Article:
We love pasta of all types and sauces of all flavors. In the Summer when fresh tomatoes are readily available, I make homemade red sauces on a regular rotation. You just can't get the same flavor from canned supermarket goods.
It's amazing to think that just four tomatoes can make enough sauce for two pasta plates. Look at the color on these things! Quay got these about seven days or so before I used them and they've ripened on the counter during that time.
I use all types of tomatoes for red sauce: heirloom, grape, cherry, Roma (of course), vine... many times mixing a combination of what I happen to have on hand.
Vines have less water and seeds than heirlooms but also keep their structure during cooking so you end up with a great combo of liquid and solids in a short period of time.
If you've read about our love for garlic before, you'll know I use more than what's typically called for in recipes. For this one, five cloves seemed about right. Don't be that fool who uses two cloves!
This dish is so damn simple, even your doggie can do it. Or at least it'll beg for treats while watching you do it.
All you have to do is dice all the tomatoes, slice the garlic, grab some thyme, and you're off to the races. It's easier than ordering Popeye's from Postmates. And it's quicker, too.
No, you don't have to remove the skin.
Start by putting your pan on medium heat. Add EVOO and add the garlic once it shimmers. Cook until the garlic is fragrant and just starts to turn brown on the edges. Turn the heat down slightly if it seems too hot or the garlic starts to burn.
Add the tomatoes, thyme, oregano, a pinch of red pepper flakes, and season with sea salt and black pepper. Add a bit more EVOO, too. Get this to a nice simmer and plan to cook for about 30 minutes or so. It's a quick fresh sauce - to me any sauce that takes less than an hour is quick - but does take time to break down the tomatoes.
Check out this sauce. It's softly chunky with most of the liquid cooked down. The water evaporates leaving so much flavor in the thickened final product. Taste and add more salt if needed. You can pull out the thyme sprigs if you want. I leave them in so it feels rustic and homemade.
Spaghetti takes about 10 minutes to cook. Make sure to add a good punch of salt to the water. It's where much of the flavor comes from. Plus, some of the starchy, salty water will be added into the sauce. And remember: this ain't your Grandma's pasta, so don't add oil to the pasta water. For real.
Never add oil to your pasta water! It prevents the noodles from soaking up that flavorful sauce.
Add a small handful of chopped basil into the sauce and then use tongs to add the pasta into the sauce pan, letting any excess water go into the sauce. Stir it all around, and then add ¼ cup or less of pasta water and stir some more. Let it sit for a few minutes then stir again, tossing everything around to work the sauce into the noodles.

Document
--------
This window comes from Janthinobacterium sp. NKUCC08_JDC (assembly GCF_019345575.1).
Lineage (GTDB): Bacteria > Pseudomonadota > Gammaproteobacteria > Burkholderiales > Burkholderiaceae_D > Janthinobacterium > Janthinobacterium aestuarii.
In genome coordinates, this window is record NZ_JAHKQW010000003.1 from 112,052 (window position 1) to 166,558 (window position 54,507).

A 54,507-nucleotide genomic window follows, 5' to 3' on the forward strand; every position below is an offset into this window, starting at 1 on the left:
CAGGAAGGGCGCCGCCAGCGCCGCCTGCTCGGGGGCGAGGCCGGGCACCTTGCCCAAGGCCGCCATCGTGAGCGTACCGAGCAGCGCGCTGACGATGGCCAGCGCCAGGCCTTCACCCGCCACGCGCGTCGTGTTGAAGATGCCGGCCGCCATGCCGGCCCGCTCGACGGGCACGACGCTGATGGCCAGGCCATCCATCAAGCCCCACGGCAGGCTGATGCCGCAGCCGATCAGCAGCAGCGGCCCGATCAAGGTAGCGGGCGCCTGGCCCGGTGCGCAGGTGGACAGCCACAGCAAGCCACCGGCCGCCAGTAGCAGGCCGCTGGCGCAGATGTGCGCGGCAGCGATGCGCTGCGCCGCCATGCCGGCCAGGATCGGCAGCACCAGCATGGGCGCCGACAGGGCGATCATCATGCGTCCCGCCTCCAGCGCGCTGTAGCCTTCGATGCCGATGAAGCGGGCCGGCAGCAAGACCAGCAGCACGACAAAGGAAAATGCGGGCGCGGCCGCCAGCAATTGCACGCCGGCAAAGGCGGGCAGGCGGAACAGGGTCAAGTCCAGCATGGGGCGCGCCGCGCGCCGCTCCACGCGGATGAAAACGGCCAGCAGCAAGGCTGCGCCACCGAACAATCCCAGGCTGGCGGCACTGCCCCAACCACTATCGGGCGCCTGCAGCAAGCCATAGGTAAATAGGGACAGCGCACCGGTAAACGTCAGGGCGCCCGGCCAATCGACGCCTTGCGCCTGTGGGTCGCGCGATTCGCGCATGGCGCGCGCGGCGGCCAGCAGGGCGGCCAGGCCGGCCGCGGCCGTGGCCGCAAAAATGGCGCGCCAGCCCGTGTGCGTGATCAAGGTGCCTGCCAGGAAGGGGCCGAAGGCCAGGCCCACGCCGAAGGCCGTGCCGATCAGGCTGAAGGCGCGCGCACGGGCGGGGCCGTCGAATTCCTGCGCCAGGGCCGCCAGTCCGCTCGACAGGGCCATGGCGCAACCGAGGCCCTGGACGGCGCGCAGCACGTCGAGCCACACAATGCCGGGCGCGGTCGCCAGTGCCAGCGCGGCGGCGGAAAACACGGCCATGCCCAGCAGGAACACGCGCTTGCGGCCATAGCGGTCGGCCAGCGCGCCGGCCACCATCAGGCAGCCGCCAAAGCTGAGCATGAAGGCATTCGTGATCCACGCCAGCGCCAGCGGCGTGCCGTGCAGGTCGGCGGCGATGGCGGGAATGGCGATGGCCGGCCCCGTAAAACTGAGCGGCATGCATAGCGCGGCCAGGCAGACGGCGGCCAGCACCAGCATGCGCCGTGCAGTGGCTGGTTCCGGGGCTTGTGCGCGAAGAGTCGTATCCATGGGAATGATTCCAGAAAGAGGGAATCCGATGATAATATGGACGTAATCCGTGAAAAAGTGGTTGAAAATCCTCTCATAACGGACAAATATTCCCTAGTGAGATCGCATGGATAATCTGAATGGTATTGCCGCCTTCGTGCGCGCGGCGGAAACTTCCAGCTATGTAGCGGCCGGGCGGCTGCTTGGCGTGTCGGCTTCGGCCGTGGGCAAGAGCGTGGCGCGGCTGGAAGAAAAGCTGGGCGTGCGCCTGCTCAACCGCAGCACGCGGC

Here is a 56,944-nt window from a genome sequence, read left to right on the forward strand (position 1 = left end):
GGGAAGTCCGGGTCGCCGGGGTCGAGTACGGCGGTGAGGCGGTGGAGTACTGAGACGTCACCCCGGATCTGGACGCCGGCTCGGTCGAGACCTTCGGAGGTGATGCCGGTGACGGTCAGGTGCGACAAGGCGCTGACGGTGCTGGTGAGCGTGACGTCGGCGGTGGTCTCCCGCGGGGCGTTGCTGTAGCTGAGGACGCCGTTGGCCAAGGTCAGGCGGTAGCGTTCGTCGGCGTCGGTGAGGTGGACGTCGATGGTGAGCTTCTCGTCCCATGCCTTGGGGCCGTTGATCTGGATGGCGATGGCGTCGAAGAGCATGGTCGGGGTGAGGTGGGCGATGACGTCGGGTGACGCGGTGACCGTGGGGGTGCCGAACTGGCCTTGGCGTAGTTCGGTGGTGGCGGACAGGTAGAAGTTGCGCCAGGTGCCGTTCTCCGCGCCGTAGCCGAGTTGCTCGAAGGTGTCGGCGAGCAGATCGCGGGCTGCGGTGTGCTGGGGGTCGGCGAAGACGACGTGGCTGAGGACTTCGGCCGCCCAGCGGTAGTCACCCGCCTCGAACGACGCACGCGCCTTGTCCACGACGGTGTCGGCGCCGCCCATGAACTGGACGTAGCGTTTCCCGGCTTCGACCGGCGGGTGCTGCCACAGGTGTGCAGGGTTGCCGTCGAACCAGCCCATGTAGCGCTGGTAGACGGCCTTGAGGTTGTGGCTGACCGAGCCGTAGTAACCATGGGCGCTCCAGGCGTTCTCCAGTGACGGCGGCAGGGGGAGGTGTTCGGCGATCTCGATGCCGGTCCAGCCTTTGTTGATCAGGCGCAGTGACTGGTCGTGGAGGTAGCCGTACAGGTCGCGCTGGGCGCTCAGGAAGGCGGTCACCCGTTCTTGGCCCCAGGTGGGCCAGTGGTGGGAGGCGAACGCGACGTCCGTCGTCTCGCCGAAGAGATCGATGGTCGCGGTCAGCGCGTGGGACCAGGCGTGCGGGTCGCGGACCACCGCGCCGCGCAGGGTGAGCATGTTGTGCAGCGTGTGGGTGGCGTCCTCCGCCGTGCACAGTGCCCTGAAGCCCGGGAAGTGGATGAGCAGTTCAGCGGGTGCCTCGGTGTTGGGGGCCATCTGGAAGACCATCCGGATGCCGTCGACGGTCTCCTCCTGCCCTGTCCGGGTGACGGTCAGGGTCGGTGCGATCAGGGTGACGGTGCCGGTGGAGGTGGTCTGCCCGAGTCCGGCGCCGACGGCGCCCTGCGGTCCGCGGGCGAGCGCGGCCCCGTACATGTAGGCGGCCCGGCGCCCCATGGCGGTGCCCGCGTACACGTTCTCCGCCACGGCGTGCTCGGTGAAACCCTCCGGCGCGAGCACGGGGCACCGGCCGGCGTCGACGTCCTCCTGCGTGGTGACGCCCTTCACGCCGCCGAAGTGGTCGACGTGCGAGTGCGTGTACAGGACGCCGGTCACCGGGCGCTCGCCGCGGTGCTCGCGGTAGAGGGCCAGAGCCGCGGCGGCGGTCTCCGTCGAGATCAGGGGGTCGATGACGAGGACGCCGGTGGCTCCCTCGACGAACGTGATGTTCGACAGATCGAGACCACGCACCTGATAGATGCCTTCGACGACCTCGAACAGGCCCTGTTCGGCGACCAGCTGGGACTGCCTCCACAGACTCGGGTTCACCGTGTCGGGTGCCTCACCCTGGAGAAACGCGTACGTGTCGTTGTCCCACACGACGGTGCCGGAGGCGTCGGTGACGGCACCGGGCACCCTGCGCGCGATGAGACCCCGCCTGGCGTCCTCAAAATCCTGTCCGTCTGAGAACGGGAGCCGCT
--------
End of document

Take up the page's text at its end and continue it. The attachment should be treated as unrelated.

Use a long serving fork to twirl up a nice portion of noodles and push it off onto a plate. Top with extra sauce, basil, thyme, and finish with some micro-planed Parmigiano-Reggiano.
Don't skimp on the cheese - spend the extra dollars and get the real deal from Italy. Cheap parmesan, even if fresh, doesn't compare. And forget about the stuff in a container that can be stored for years. I'll try to forget you mentioned it.
🐶 Leela Storm's Suggested Pairings
- 🎵 N.E.R.D.: Run To The Sun
- 🍷 Cabernet Sauvignon
- 🍷 Oaky California Chardonnay
- 🍸 Belevedere up, with a twist
🍽 Hotel Critique
Making a scratch sauce is satisfying enough on its own, but what really sets this dish apart from standard "spaghetti" is the fresh thyme that tops the completed dish.
The best thyme to use has an edible, thin green stem which packs a ton of flavor compared to just using the leaves you'll get from a woody sprig. Grab a stem and just eat it alone - get to know how amazing the flavor is. I use thicker sprigs for cooking in the sauce and thin ones for garnishing.
The additional basil and Parmigiano-Reggiano are standards and don't have substitutes, so don't leave them out. Oregano helps provide a foundation to the base sauce - I used dried because it's all I had on hand.
When put all together, each component complements the other and you end up with an elevated pasta dish that will make everyone a fan.
Don't forget a baguette to mop up that extra sauce!
Don't regret not buying a baguette! It's required.
- Spaghetti doesn't have to be boring - elevate it with a homemade sauce and the simple addition of fresh herbs.
- Now that you can make your own sauce, please say goodbye to ALL store-bought bullshit .jarred sauces - they're full of junk and nasty flavor.
- There's never been a better time to fall in love with thyme.
- Leela likes pasta days because pasta means baguettes, and baguette chunks end up in her doggy belly.
- There's no substitute for Parmigiano-Reggiano - it's the real deal and worth its price.